The saying goes, “A picture is worth a thousand words.” Now imagine what a video says! Last year, some 750,000 drones – known to the professional industry as Unmanned Aerial Vehicles and abbreviated as UAVs – were sold through big box retailers, with a forecast of over a million transactions this year. In parallel are frequent stories on the evening news recanting tales of UAVs making close contact with commercial aircraft in tandem with the fitting calls for regulation of this fast-growing, seemingly recreational activity.
If you own or operate a large resort, golf course or rural property, aerial photography seems like a natural enhancement for your website or other digital marketing purposes such as sales videos. What would once have been an expensive, helicopter-based photo session can now be delivered cost-effectively through the use of UAVs.
But before you ask your neighbor’s kid to pop his GoPro camera onto his Radio Shack Vektor (a typical example of a toy UAV), there are a number of issues and regulations that you need to be aware of. That is why I sat down with Frank Galella, President of Next Generation Aviation Services (www.nextgenuav.com/), to learn more about this rapidly expanding field.
Why has drone photography become more mainstream of late?
About five years ago, a few manufacturers figured out that photo and video equipment could be mounted onto what we call ‘multi-rotor’ platforms. Multi-Rotor UAVs can access places that helicopters cannot. They can fly much closer to your property. They hardly make any noise. And high quality production units are capable of carrying cinema-quality cameras with Hollywood-quality results. Mounting efficient 3D camera gimbals give remarkable results at a fraction of the cost of traditional helicopter-mounted equipment. The retail market for cheap drones with cameras really took off when the price point dipped below $1,000.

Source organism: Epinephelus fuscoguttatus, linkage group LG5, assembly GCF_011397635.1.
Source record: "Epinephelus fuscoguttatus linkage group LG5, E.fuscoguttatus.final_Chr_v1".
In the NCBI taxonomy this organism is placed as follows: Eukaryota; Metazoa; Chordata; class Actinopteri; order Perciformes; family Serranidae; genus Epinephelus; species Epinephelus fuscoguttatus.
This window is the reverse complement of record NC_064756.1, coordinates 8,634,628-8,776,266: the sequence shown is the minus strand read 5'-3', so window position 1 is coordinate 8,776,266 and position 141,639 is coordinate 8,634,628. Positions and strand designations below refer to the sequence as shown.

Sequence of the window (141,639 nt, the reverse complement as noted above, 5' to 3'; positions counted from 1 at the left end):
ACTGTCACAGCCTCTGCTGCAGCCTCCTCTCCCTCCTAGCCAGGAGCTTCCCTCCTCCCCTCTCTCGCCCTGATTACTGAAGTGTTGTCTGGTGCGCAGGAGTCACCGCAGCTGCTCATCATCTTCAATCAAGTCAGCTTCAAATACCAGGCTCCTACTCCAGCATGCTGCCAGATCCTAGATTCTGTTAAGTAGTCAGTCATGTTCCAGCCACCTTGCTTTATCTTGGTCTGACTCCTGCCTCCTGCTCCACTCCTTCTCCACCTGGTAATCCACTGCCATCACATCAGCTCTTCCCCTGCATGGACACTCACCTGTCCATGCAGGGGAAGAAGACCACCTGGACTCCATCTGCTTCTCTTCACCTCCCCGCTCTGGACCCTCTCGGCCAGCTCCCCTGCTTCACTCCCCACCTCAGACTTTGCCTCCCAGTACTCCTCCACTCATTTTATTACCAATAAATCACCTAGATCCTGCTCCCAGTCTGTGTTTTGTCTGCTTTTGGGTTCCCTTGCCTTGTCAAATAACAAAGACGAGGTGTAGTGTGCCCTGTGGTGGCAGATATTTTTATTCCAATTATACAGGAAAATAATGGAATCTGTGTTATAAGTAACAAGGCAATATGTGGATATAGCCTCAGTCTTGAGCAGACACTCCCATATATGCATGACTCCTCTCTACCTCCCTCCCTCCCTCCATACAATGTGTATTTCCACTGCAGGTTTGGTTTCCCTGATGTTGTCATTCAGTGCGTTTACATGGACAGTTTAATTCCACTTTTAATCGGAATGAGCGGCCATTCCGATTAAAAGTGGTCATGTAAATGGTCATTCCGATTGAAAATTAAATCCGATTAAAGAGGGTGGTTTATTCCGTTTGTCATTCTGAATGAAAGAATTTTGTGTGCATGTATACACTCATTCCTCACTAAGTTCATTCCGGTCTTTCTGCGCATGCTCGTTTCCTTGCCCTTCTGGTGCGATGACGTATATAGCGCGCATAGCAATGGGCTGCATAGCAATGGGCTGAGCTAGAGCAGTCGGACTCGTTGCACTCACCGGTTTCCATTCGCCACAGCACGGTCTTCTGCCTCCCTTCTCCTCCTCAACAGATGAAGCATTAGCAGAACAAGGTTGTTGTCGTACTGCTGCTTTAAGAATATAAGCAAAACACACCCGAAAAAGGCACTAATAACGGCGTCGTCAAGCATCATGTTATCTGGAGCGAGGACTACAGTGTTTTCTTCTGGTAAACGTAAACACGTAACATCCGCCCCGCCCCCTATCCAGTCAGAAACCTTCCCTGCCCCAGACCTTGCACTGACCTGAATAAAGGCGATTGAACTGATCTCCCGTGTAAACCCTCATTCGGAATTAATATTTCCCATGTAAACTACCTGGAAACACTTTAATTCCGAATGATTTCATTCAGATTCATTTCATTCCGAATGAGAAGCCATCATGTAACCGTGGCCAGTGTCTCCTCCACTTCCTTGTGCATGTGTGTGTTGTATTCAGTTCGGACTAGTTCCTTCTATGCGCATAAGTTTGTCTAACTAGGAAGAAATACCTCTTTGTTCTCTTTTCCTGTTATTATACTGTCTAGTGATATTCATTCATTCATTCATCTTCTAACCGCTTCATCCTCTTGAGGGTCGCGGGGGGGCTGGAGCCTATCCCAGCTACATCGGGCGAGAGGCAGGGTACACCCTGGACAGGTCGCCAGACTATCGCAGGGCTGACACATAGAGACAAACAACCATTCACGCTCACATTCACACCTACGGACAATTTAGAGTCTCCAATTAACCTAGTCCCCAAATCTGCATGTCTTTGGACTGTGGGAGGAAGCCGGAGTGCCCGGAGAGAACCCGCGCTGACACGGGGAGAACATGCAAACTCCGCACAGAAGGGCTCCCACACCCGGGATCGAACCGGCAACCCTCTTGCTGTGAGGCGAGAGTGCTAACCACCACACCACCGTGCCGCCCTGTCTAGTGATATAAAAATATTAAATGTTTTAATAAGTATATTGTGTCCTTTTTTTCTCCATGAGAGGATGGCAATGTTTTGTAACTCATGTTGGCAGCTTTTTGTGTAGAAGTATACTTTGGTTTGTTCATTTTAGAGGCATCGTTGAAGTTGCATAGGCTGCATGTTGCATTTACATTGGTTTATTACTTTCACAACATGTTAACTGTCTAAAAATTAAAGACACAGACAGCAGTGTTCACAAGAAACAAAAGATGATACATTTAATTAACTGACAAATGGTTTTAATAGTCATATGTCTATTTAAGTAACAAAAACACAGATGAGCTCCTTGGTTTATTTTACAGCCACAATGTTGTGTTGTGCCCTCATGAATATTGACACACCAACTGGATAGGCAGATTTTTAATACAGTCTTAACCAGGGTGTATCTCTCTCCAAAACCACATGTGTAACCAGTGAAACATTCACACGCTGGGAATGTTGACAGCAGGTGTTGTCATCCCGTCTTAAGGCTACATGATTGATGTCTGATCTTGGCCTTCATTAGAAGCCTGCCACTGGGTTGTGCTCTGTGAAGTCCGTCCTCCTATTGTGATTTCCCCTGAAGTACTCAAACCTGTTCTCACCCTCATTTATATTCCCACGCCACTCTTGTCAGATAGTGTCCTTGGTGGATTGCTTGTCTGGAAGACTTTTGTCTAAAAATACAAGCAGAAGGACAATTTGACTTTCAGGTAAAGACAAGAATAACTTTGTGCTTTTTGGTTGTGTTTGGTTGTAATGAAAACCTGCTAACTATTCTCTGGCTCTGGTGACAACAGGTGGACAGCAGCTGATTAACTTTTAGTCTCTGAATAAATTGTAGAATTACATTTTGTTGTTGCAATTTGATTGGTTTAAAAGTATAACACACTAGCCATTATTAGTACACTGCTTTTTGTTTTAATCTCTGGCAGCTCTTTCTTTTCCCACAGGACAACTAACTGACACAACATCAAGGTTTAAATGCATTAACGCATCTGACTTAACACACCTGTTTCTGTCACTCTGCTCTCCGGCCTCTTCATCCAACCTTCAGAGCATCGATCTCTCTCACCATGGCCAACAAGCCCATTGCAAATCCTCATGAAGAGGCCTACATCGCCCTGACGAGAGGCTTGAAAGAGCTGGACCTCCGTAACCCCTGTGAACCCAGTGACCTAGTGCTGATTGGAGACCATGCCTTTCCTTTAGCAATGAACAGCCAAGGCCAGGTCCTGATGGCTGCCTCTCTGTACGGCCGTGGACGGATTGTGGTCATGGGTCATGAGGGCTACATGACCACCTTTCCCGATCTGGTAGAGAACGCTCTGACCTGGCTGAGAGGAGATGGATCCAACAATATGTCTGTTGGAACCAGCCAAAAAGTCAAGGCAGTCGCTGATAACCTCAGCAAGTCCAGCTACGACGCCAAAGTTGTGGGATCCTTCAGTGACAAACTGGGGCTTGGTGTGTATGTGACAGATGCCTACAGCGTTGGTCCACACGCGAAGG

Is drone photography for every hotel, or is it only for resorts with a golf course?
Any hoteliers can take advantage of aerial photography. The larger the facility, the more effective aerial videos are. There is no way to capture the perspective a UAV can from the ground with traditional camera trucks, cranes or even helicopters. UAVs add an up-close and personal look at properties, highlighting the focal points and capturing the true beauty of a hotel. A UAV can also visually support your property’s interior if need be. Golf courses are quite vast and aerial cinematography gives a property the flexibility of showing off its facilities without boring the audience via endless ground shots. UAVs coupled with effective editing can give a perspective player a bird’s eye view of each individual hole, and narrated with the hole details to really sell the course.